Shalom / peace Student ...No problem at all....Re: your questions ... it carries the main Books you have highlighted yes but not many of the Books which they probably classed as being 'Apocryphal'. For example - the clay birds story mentioned in the Quran doesn't appear in the main NT I think, but it can be found in other Apocrypha. But you'll have to research how the NT Bible came to be ....

Offline Zack

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Re: Resource(s) for Bible and Torah
« Reply #9 on: March 31, 2016, 06:57:22 PM »
Hello Student,

Going back to your original request, an online resource..... I think the reference given does not exactly answer your question in that it is the site of an ancient manuscript of the first complete Bible.

The primary issue with New testament translations today of the original portions of manuscript is subtle misleading changes that support the creeds of much of the church since the 4th century, that being of God in 3 persons. However if you can be prepared to understand the people of the time of the Bible, Nabi Isa etc., used father, son etc in a symbolic sense.. not in a physical sense, that is the biggest misunderstanding averted. There is a translation and commentary which attempts to avoid these misunderstandings.. It is: www.revisedenglishversion.com . It has a commentary to help avoid confusion, although sometimes the commentary can have quite academic language. With this and some other guidelines, there are no issues with the Quran and the Bible. At the same time, Bible translations in general are getting closer to the original, because translators can't get away with deliberate major mistakes like they used to.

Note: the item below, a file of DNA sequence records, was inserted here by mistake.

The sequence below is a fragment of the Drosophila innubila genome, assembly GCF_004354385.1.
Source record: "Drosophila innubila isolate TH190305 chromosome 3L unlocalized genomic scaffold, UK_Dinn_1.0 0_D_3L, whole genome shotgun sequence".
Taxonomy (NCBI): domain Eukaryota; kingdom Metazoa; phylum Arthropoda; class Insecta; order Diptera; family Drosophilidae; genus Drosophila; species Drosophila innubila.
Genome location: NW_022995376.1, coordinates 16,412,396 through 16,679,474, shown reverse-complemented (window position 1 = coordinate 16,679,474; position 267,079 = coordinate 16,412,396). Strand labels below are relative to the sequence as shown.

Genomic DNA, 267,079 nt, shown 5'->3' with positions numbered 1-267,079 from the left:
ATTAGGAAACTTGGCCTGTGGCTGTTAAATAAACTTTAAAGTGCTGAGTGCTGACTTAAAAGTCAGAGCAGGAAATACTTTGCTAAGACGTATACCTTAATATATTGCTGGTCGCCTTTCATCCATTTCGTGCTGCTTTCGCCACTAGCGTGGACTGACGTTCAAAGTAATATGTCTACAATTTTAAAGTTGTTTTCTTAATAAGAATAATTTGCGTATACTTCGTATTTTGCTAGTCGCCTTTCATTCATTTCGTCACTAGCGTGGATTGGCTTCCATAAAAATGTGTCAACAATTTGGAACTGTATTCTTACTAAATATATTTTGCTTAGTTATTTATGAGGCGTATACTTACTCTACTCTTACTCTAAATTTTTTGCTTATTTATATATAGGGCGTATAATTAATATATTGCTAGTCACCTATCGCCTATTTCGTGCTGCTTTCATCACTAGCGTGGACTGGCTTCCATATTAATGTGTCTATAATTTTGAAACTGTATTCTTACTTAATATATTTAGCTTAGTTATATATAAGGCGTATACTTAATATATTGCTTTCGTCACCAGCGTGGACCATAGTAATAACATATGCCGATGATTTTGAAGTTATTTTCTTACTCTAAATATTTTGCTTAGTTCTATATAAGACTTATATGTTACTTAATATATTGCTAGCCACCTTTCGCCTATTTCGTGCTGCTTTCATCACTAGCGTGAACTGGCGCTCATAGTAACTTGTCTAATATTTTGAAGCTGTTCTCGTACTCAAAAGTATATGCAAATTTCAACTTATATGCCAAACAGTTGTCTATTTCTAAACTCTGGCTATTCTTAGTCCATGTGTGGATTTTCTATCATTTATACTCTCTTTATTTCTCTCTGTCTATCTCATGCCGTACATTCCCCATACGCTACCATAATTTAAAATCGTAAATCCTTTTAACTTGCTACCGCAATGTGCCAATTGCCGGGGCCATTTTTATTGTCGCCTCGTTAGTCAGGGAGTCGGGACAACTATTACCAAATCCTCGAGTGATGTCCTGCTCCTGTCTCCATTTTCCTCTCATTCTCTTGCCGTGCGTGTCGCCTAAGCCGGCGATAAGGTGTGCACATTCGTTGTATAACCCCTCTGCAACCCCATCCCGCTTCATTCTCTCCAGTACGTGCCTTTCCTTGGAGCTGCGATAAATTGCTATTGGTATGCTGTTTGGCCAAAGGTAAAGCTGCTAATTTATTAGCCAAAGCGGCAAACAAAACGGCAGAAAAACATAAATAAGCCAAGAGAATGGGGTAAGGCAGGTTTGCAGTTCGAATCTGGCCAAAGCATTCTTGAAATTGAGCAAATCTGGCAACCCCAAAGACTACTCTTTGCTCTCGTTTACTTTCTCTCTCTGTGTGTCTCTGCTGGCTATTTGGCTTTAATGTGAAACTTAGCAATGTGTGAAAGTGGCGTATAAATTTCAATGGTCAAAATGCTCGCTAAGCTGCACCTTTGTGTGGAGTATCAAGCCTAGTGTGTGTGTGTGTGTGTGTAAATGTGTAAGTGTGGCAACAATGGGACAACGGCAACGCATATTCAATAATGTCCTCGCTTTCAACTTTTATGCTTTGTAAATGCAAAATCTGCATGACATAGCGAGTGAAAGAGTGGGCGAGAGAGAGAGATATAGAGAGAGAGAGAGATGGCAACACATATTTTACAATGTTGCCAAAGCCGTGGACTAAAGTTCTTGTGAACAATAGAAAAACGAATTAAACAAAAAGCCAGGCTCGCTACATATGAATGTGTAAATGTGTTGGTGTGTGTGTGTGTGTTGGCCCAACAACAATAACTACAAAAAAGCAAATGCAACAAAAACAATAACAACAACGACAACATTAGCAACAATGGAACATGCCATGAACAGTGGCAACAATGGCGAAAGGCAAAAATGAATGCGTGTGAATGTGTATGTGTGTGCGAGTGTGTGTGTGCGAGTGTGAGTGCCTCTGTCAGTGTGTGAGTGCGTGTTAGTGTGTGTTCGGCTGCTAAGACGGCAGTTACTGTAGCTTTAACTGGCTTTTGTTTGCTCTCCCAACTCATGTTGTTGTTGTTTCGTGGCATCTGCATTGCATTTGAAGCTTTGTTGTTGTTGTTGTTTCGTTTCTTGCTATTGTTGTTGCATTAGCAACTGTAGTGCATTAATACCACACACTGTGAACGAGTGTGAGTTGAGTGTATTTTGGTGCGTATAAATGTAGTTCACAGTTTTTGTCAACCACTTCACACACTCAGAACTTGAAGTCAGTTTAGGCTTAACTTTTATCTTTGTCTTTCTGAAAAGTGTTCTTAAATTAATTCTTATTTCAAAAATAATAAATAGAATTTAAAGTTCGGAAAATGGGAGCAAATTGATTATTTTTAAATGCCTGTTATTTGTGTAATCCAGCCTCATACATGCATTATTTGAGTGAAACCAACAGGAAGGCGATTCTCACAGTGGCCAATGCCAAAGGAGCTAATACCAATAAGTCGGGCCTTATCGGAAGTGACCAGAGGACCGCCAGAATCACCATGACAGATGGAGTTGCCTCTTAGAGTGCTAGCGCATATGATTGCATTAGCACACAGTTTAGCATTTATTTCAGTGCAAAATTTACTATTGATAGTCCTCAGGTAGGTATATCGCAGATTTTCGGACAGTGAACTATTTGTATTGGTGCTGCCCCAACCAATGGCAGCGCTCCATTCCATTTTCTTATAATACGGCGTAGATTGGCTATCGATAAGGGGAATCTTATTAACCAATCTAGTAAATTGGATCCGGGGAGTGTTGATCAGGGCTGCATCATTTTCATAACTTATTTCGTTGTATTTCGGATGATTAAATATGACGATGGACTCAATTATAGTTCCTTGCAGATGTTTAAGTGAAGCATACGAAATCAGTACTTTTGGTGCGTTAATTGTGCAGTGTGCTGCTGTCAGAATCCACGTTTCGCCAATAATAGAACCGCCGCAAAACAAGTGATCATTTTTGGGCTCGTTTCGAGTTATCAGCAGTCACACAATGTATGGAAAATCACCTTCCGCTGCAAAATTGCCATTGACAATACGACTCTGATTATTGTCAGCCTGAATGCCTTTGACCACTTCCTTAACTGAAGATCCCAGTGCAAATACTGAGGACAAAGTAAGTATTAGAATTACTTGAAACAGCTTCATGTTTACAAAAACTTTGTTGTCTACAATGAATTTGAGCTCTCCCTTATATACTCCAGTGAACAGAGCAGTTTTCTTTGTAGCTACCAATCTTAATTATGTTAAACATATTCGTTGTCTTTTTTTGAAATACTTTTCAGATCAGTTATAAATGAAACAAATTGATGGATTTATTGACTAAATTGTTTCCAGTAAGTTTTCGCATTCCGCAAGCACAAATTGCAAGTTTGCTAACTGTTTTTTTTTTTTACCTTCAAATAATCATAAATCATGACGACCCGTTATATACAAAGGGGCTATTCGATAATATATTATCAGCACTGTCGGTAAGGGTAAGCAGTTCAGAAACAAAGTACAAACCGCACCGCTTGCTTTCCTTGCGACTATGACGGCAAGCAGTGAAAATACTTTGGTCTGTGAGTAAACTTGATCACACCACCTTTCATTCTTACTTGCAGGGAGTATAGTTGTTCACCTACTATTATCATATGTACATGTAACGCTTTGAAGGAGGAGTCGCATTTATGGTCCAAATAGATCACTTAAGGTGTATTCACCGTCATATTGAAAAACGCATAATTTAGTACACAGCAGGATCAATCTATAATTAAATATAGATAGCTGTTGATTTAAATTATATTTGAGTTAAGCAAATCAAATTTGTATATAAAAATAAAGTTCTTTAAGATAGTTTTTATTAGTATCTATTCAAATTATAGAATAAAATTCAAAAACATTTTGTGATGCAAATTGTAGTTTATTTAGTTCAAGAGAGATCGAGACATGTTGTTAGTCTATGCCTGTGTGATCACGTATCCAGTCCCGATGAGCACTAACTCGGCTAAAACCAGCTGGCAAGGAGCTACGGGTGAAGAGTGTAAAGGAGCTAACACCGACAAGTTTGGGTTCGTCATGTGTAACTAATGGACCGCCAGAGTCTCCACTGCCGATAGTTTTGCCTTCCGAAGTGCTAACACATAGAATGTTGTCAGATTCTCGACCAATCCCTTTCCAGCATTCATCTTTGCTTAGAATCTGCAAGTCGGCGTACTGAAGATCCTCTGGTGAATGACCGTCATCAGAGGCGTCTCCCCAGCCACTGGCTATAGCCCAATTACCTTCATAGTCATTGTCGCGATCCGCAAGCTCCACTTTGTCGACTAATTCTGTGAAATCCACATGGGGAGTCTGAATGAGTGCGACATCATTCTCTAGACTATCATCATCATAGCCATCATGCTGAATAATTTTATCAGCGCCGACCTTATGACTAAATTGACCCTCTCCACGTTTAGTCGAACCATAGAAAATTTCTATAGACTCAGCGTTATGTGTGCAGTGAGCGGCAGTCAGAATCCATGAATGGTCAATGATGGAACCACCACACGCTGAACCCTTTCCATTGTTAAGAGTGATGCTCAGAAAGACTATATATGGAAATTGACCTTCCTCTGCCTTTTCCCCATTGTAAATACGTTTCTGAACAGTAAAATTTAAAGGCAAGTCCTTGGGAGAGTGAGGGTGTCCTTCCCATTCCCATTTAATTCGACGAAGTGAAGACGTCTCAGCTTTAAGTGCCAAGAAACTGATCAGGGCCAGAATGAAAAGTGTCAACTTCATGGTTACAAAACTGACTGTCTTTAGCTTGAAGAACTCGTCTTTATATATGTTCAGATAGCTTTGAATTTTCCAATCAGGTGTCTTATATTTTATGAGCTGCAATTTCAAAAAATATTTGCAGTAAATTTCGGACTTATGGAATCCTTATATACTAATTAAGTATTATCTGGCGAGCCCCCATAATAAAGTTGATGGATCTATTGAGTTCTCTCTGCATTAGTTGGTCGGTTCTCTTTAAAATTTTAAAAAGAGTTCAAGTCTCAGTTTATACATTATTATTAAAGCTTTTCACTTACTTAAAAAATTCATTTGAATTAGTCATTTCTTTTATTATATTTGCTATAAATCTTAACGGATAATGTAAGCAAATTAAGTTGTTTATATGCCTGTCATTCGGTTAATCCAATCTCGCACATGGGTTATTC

The sensitivities of Muslims to the Bible and CHristians to the Quran are simply traditions long after even the Hadith. The quran itself has no issues with the Bible, in fact encourages the approach of Student. (Surah 10:94).
Wasalam
Zack


Offline Duster

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Re: Resource(s) for Bible and Torah
« Reply #10 on: April 02, 2016, 12:42:46 AM »
Shalom / peace Zack Enjoying India ..... nice to see you on the forum....I used to really like your posts too>>>>>I have a question for you or bro Joseph may be able to help me a little ......you know how prophets are revered in Islam .... out of interest how to do you interpret the biblical passages dealing with prophet Lot's daughters 'allegedly'getting their father drunk on successive nights and having sex with him (Astagfurullah) and having children by him ...Also about the hint of transgression with Noah's son and his father and seeing his father naked etc and Noah knowing what he done to him hinting at unwanted homosexual act (Astafurullah) ????.... The Quran doesn't mention anything of this and thats why I maintain Quran is a guardian over the bible >>>> but how do you interpret these verses from the Bible?????? I believe these narrative are in Genesis....